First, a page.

Peer Grief Helper Profile: Laurie Loisel
By Kerry J. Bickford, VOICES Editor
After 30 years as a reporter and editor for the Daily Hampshire Gazette, Laurie Loisel was ready for a change so in 2019, she went to work for the Northwestern District Attorney's office. Although she was already aware of the opioid epidemic, she began talking to families who had “been left behind” by an overdose death in her capacity as director of community outreach and education. Laurie was no stranger to grief although she hadn’t personally experienced this specific kind of loss. Her brother died tragically in a fire at the age of 27, and her father died by suicide in 2012. Her empathy for the bereaved was well-honed by a heartbreaking personal journey.
At the time of her brother’s death in 1983, Laurie was not aware of and did not receive any support with her grief. She felt isolated and numb. “Like I wasn’t part of this world,” she said. But in 2012, when her father died, Laurie attended a bereavement group sponsored by Hospice, along with a writing group to help cope with both losses, which made all the difference. She liked being part of a community of people who understood and could talk openly about grief. In 2019, while working with the Hampshire HOPE opioid overdose prevention coalition, Loisel offered a week-long writing workshop for people impacted by the opioid crisis. At about this time, she also set out to work with Carol Lollis, photo editor for the Gazette with whom she had previously worked, on collaborating on a series focused on families who had suffered an overdose loss. Her knowledge of the opioid epidemic, personal experience with grief, history of writing and reporting, and desire to help amplify the voices of grief-stricken loved ones and reduce stigma led her to agree to participate in this venture.
After completing a summer of research and interviews, the four-day collaborative series appeared in the newspaper in October of 2019. Laurie worked hard to help the community tell the story of the overdose epidemic and to help humanize those who had been caught up in a lethal wave of addiction from which they had not been able to escape. A year later, Loisel expanded that series into a book, Those Left Behind: The Secret Club Inside the Nation’s Opioid Epidemic.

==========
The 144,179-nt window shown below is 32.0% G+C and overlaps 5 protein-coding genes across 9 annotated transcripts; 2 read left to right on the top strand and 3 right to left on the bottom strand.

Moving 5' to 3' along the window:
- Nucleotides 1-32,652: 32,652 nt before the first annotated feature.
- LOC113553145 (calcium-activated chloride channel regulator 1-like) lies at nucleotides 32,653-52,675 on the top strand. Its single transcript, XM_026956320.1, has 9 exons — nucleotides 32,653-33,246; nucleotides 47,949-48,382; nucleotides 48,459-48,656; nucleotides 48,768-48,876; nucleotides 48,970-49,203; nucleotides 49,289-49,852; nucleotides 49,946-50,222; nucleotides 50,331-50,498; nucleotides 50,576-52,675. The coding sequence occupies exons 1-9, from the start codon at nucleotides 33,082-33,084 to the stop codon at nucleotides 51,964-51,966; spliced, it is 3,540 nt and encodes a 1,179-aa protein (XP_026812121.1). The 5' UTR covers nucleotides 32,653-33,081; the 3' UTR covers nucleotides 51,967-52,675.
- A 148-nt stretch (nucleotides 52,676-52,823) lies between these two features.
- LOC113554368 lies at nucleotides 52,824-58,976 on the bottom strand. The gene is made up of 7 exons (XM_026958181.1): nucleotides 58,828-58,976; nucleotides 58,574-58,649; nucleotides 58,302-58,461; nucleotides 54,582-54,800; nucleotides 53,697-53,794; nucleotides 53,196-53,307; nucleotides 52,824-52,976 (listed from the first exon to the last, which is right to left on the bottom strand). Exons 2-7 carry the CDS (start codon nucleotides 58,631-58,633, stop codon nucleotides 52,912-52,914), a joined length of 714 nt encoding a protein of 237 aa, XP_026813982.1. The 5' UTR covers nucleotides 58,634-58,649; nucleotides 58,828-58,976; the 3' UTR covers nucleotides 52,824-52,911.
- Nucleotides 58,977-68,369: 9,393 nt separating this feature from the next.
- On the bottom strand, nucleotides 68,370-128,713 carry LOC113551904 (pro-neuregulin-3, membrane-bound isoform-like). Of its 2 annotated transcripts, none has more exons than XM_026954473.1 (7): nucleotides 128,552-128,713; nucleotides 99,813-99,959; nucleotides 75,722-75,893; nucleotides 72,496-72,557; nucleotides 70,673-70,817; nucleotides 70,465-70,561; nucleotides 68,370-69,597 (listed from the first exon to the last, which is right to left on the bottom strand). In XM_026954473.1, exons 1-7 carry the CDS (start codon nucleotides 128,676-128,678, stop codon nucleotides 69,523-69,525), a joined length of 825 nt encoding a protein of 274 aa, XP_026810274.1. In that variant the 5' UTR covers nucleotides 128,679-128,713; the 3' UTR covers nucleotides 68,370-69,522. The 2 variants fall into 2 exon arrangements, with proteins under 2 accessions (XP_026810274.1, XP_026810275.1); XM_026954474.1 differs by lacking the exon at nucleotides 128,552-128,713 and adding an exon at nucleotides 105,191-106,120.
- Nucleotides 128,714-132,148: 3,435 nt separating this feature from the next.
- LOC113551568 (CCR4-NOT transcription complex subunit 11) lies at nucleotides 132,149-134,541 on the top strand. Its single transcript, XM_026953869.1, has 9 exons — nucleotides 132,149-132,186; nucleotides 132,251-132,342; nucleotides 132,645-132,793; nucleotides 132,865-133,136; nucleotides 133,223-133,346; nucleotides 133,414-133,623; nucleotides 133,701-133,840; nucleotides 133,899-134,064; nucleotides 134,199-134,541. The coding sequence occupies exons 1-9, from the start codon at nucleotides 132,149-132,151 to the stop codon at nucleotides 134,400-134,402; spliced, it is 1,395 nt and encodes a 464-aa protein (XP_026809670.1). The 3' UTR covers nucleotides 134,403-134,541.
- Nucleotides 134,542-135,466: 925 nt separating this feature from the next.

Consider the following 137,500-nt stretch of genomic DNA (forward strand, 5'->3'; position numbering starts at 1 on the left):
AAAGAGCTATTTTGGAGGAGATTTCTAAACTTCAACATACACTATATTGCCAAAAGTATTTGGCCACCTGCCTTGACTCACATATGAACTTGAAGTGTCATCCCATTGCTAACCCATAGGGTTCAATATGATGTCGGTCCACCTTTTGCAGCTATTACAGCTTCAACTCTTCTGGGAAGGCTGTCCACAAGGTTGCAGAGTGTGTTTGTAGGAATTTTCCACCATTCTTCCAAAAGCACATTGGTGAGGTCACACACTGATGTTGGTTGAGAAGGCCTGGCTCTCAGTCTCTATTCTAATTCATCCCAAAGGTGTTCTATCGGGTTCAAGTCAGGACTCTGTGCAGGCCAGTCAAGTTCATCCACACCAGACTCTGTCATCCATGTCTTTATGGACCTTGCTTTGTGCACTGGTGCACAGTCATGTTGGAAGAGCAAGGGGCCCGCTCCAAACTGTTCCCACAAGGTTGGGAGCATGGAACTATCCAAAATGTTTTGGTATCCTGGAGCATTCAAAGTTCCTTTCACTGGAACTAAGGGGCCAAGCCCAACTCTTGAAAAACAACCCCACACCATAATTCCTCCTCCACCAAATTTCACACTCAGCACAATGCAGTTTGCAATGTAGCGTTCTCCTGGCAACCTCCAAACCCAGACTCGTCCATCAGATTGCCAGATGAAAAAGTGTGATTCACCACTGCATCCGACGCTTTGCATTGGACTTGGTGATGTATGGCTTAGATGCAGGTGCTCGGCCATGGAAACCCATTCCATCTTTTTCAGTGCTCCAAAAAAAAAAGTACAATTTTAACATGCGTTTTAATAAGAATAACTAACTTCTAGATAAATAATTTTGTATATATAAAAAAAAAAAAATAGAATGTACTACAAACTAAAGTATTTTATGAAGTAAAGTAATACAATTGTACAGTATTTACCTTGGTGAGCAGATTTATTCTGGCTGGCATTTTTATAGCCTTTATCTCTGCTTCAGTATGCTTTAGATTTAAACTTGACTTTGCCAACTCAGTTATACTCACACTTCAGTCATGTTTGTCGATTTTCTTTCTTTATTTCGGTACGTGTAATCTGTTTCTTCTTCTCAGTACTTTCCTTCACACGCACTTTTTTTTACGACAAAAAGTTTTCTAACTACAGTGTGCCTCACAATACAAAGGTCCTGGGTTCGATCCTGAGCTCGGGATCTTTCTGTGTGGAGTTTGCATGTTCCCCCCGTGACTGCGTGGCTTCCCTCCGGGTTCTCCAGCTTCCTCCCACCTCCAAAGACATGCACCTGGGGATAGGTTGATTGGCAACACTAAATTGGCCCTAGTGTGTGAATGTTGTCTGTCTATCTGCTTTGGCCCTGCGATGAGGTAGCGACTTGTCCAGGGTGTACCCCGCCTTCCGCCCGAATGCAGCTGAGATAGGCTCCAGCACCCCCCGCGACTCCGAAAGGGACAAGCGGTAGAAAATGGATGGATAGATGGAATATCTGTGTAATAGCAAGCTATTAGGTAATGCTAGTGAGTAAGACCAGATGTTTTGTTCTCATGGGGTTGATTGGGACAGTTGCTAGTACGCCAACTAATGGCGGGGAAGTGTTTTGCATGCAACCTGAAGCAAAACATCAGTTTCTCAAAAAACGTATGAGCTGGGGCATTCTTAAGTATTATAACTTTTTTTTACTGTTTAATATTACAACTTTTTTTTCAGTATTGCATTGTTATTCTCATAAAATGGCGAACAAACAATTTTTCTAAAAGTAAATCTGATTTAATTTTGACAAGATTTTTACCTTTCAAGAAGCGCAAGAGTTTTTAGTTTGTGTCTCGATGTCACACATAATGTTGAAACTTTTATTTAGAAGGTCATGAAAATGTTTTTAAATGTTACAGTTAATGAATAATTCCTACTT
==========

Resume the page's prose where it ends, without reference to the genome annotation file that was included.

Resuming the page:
At this point Laurie was sure she wanted to offer support to others to help them process their grief in a caring community much like she had. She recognized something inside her that was “not afraid” to witness the sadness of others, and her interest was piqued even more when she learned about an upcoming peer grief group facilitator training offered by SADOD in the fall of 2019. Following that two-day training, Laurie reached out to Amy Horowitz to co-facilitate, and the Northampton Recovery Center was immediately on board to host this much needed peer grief support group. Plans to hold the first meeting in March 2020 were temporarily foiled by the restrictions of COVID-19, but not for long. A quick pivot to a Zoom format resulted in a one-month delay, but the group has been meeting monthly for over a year now. Like most groups, they are currently working on a transition back to in-person or a hybrid option in the near future.
Laurie said embarking on this journey has continued to help her process her own grief, while helping others do the same by telling their collective stories. She hopes that people begin to realize that “loss and sorrow are not contagious” and there are things we can all do to help people who are mourning the loss of someone they love. Here are some important examples from her book:
Be brave. Don’t avoid your friend, family member or acquaintance because you are uncomfortable. They already feel acutely alone and bereft.
Be kind. Being in the world after a death can feel harsh and disorienting. A warm gesture can’t fix things, but it can provide solace.
Be real. Their sorrow is deep and real. Trying to cheer them up could inadvertently make them feel their grief is being minimized or that you don’t want to hear about it.
Give time. Understand that grief is not something one gets through, or even ever really finishes. It is a lifelong process of accepting and integrating a loss. There is healing, but wounds and scars remain tender.
Show up. There are many painful tasks facing people in this situation. You could offer to clean out or help clean out an apartment. Maybe there are other chores you could take or paperwork you could attend to. There are burial and service arrangements to be made. Help with those might be most welcome.
Be tender. That means choosing your words with care and avoiding platitudes. You might even put those on a do-not-say list: “I know how you feel.” “Everything happens for a reason.” “She is in a better place now.” “It will get easier.” “At least you have other children.”
The list goes on and can be found in the final chapter of Those Left Behind. These suggestions come from many hours of grief groups, interviews and listening to loved ones with first-hand experience who want to help us navigate the difficult but critical conversations around substance-use disorder, overdose loss and traumatic grief. Laurie Loisel, also a survivor of grief, has turned her own pain inside out to create a transparency we can all learn from.
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